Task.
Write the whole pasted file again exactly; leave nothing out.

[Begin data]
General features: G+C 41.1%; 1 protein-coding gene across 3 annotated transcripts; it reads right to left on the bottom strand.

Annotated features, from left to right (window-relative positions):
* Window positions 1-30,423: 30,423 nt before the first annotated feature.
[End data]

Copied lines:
General features: G+C 41.1%; 1 protein-coding gene across 3 annotated transcripts; it reads right to left on the bottom strand.

Annotated features, from left to right (window-relative positions):
* Window positions 1-30,423: 30,423 nt before the first annotated feature.